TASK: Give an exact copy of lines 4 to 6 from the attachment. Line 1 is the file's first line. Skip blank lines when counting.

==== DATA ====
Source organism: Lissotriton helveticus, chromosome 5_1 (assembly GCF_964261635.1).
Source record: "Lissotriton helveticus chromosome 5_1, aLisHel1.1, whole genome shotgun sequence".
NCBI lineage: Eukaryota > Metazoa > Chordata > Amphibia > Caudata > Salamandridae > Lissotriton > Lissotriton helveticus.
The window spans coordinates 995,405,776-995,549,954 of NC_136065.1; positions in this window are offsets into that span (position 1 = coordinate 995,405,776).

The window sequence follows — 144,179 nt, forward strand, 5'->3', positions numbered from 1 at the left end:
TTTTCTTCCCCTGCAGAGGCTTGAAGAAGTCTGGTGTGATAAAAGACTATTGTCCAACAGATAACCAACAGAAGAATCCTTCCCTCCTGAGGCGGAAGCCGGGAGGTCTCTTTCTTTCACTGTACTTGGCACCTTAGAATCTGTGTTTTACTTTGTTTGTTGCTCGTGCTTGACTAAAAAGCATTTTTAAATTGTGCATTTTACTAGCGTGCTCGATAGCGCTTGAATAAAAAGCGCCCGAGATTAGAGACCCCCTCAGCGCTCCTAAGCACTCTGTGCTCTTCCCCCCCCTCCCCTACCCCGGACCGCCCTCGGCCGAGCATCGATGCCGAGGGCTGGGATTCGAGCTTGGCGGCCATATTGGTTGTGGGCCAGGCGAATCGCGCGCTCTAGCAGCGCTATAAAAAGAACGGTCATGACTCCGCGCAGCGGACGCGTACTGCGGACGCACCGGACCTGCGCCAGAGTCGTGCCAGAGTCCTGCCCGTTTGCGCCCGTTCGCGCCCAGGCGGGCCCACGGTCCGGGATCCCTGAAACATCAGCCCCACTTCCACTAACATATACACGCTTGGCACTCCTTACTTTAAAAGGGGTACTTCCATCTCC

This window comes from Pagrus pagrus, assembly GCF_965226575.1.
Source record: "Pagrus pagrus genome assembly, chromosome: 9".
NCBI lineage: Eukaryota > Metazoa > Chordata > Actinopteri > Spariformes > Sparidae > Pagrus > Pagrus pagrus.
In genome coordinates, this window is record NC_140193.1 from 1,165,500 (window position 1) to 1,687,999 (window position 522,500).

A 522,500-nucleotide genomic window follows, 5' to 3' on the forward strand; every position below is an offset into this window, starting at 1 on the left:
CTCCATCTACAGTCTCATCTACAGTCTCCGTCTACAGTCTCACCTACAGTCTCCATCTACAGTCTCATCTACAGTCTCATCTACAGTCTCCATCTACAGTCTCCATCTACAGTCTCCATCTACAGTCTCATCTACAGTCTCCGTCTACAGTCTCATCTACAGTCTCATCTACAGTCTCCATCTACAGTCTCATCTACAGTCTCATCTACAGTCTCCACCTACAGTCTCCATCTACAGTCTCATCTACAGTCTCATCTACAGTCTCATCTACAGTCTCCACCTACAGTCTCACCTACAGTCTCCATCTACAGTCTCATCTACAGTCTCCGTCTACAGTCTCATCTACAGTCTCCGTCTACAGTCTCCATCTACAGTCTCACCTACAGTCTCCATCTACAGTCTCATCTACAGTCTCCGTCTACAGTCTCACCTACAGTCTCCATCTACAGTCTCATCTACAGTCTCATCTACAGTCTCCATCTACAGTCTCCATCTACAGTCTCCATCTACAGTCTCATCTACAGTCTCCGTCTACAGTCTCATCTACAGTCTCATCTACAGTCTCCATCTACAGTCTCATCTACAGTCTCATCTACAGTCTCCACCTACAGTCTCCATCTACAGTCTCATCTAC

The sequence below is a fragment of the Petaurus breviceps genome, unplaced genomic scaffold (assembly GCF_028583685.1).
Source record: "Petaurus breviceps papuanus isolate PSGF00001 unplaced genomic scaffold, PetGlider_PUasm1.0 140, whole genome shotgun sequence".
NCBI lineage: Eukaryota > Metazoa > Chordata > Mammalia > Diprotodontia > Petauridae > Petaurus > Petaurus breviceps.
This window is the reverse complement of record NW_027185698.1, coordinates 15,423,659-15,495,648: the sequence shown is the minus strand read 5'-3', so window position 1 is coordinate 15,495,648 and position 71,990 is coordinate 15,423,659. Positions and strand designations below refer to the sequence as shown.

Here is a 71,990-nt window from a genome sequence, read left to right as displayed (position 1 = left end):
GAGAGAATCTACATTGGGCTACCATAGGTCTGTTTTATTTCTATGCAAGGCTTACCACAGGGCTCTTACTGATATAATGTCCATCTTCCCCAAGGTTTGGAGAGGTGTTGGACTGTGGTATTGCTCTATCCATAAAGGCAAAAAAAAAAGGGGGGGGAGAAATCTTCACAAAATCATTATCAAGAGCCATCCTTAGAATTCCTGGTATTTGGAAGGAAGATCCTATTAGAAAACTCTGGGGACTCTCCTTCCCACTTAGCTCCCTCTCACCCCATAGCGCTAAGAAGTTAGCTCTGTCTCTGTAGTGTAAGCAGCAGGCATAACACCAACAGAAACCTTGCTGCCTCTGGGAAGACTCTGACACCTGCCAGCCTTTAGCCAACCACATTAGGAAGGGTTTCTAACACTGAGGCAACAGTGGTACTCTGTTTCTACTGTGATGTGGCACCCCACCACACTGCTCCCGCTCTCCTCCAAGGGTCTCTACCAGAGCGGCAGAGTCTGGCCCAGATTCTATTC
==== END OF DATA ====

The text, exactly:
The window spans coordinates 995,405,776-995,549,954 of NC_136065.1; positions in this window are offsets into that span (position 1 = coordinate 995,405,776).

The window sequence follows — 144,179 nt, forward strand, 5'->3', positions numbered from 1 at the left end:
TTTTCTTCCCCTGCAGAGGCTTGAAGAAGTCTGGTGTGATAAAAGACTATTGTCCAACAGATAACCAACAGAAGAATCCTTCCCTCCTGAGGCGGAAGCCGGGAGGTCTCTTTCTTTCACTGTACTTGGCACCTTAGAATCTGTGTTTTACTTTGTTTGTTGCTCGTGCTTGACTAAAAAGCATTTTTAAATTGTGCATTTTACTAGCGTGCTCGATAGCGCTTGAATAAAAAGCGCCCGAGATTAGAGACCCCCTCAGCGCTCCTAAGCACTCTGTGCTCTTCCCCCCCCTCCCCTACCCCGGACCGCCCTCGGCCGAGCATCGATGCCGAGGGCTGGGATTCGAGCTTGGCGGCCATATTGGTTGTGGGCCAGGCGAATCGCGCGCTCTAGCAGCGCTATAAAAAGAACGGTCATGACTCCGCGCAGCGGACGCGTACTGCGGACGCACCGGACCTGCGCCAGAGTCGTGCCAGAGTCCTGCCCGTTTGCGCCCGTTCGCGCCCAGGCGGGCCCACGGTCCGGGATCCCTGAAACATCAGCCCCACTTCCACTAACATATACACGCTTGGCACTCCTTACTTTAAAAGGGGTACTTCCATCTCC